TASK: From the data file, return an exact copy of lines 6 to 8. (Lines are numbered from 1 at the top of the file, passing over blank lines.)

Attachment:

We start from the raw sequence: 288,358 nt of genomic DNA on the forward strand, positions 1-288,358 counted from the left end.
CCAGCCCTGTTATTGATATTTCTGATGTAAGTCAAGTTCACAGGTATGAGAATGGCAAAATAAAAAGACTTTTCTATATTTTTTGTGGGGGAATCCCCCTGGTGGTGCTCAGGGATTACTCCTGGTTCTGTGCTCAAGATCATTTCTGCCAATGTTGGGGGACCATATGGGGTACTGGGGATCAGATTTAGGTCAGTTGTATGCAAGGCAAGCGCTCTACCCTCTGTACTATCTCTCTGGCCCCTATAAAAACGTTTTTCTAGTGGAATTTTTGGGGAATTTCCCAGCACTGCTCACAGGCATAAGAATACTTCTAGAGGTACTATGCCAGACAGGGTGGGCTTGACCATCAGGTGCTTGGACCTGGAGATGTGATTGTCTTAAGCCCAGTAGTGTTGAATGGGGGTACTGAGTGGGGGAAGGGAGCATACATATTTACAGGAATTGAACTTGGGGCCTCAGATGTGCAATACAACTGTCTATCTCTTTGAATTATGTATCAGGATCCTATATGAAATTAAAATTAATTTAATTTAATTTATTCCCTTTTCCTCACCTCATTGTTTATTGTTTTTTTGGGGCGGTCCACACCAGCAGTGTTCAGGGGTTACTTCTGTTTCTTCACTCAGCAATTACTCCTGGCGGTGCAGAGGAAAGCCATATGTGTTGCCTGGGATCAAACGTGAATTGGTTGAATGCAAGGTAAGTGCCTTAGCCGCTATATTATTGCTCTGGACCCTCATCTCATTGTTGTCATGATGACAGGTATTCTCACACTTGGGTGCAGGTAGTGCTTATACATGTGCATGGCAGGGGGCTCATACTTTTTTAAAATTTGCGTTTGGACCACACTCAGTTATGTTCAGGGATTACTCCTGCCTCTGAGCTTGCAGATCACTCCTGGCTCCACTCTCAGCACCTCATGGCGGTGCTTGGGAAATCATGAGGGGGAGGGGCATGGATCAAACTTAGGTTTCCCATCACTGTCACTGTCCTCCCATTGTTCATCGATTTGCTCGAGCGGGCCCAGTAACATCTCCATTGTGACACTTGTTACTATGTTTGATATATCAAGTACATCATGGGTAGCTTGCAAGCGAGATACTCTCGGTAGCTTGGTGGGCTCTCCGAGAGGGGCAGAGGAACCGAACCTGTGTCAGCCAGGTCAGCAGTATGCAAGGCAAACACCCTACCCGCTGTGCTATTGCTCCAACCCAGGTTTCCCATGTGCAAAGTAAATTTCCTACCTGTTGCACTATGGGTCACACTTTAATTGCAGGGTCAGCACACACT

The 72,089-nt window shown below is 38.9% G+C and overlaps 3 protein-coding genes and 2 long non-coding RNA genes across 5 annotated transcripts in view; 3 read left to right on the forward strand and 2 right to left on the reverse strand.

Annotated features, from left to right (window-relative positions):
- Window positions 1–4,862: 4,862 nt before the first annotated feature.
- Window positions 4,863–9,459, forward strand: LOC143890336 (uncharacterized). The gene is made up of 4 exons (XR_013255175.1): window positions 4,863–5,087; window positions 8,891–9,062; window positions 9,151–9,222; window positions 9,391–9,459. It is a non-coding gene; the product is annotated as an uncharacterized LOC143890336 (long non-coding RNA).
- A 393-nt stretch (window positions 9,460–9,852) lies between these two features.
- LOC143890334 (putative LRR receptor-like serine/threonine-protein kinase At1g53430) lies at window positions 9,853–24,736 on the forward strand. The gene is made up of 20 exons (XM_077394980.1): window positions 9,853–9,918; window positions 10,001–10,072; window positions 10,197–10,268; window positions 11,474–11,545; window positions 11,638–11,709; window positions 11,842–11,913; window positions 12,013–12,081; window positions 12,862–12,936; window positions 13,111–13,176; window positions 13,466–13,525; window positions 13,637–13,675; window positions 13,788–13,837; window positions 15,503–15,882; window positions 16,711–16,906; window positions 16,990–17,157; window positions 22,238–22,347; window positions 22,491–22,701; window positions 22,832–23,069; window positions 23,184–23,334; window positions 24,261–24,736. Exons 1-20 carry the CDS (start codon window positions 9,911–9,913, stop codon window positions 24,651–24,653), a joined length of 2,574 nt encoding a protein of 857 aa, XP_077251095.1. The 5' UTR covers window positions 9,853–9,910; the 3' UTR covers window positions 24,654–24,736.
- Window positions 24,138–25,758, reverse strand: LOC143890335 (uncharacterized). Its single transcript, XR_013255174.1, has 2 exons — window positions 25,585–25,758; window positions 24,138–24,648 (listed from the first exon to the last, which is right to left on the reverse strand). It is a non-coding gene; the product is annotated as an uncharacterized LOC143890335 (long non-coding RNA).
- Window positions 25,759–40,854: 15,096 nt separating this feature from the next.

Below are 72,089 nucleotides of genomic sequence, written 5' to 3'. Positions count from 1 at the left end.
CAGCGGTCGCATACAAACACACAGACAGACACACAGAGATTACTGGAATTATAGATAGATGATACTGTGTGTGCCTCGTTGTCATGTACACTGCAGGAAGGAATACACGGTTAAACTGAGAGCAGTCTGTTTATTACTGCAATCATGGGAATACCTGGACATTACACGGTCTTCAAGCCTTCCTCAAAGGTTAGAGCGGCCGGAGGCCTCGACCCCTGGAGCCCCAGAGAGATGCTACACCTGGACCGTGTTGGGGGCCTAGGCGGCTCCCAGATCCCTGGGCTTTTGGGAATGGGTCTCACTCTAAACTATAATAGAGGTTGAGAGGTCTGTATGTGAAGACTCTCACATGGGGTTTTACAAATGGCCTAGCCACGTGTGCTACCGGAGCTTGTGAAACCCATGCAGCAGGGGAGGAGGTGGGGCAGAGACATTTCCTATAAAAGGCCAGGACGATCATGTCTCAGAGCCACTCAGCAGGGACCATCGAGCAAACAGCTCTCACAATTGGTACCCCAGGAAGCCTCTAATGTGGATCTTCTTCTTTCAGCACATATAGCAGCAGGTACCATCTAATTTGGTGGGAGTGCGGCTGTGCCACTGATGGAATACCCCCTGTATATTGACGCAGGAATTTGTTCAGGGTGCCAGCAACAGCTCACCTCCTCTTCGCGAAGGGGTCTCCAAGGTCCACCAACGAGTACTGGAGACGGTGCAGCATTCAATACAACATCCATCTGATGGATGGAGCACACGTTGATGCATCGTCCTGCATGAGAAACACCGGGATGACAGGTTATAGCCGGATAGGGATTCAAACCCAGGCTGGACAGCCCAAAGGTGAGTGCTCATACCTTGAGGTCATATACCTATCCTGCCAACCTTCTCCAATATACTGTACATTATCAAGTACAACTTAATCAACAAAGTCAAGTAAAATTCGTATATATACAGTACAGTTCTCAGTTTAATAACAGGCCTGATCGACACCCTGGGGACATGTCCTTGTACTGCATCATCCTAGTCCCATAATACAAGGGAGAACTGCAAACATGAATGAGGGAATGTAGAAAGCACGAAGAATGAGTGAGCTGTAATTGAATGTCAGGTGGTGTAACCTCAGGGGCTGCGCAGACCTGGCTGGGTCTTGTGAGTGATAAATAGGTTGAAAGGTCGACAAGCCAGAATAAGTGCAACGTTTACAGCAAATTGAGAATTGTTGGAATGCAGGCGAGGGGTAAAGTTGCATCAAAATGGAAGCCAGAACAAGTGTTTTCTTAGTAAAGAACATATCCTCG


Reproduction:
- Window positions 4,863–9,459, forward strand: LOC143890336 (uncharacterized). The gene is made up of 4 exons (XR_013255175.1): window positions 4,863–5,087; window positions 8,891–9,062; window positions 9,151–9,222; window positions 9,391–9,459. It is a non-coding gene; the product is annotated as an uncharacterized LOC143890336 (long non-coding RNA).
- A 393-nt stretch (window positions 9,460–9,852) lies between these two features.
- LOC143890334 (putative LRR receptor-like serine/threonine-protein kinase At1g53430) lies at window positions 9,853–24,736 on the forward strand. The gene is made up of 20 exons (XM_077394980.1): window positions 9,853–9,918; window positions 10,001–10,072; window positions 10,197–10,268; window positions 11,474–11,545; window positions 11,638–11,709; window positions 11,842–11,913; window positions 12,013–12,081; window positions 12,862–12,936; window positions 13,111–13,176; window positions 13,466–13,525; window positions 13,637–13,675; window positions 13,788–13,837; window positions 15,503–15,882; window positions 16,711–16,906; window positions 16,990–17,157; window positions 22,238–22,347; window positions 22,491–22,701; window positions 22,832–23,069; window positions 23,184–23,334; window positions 24,261–24,736. Exons 1-20 carry the CDS (start codon window positions 9,911–9,913, stop codon window positions 24,651–24,653), a joined length of 2,574 nt encoding a protein of 857 aa, XP_077251095.1. The 5' UTR covers window positions 9,853–9,910; the 3' UTR covers window positions 24,654–24,736.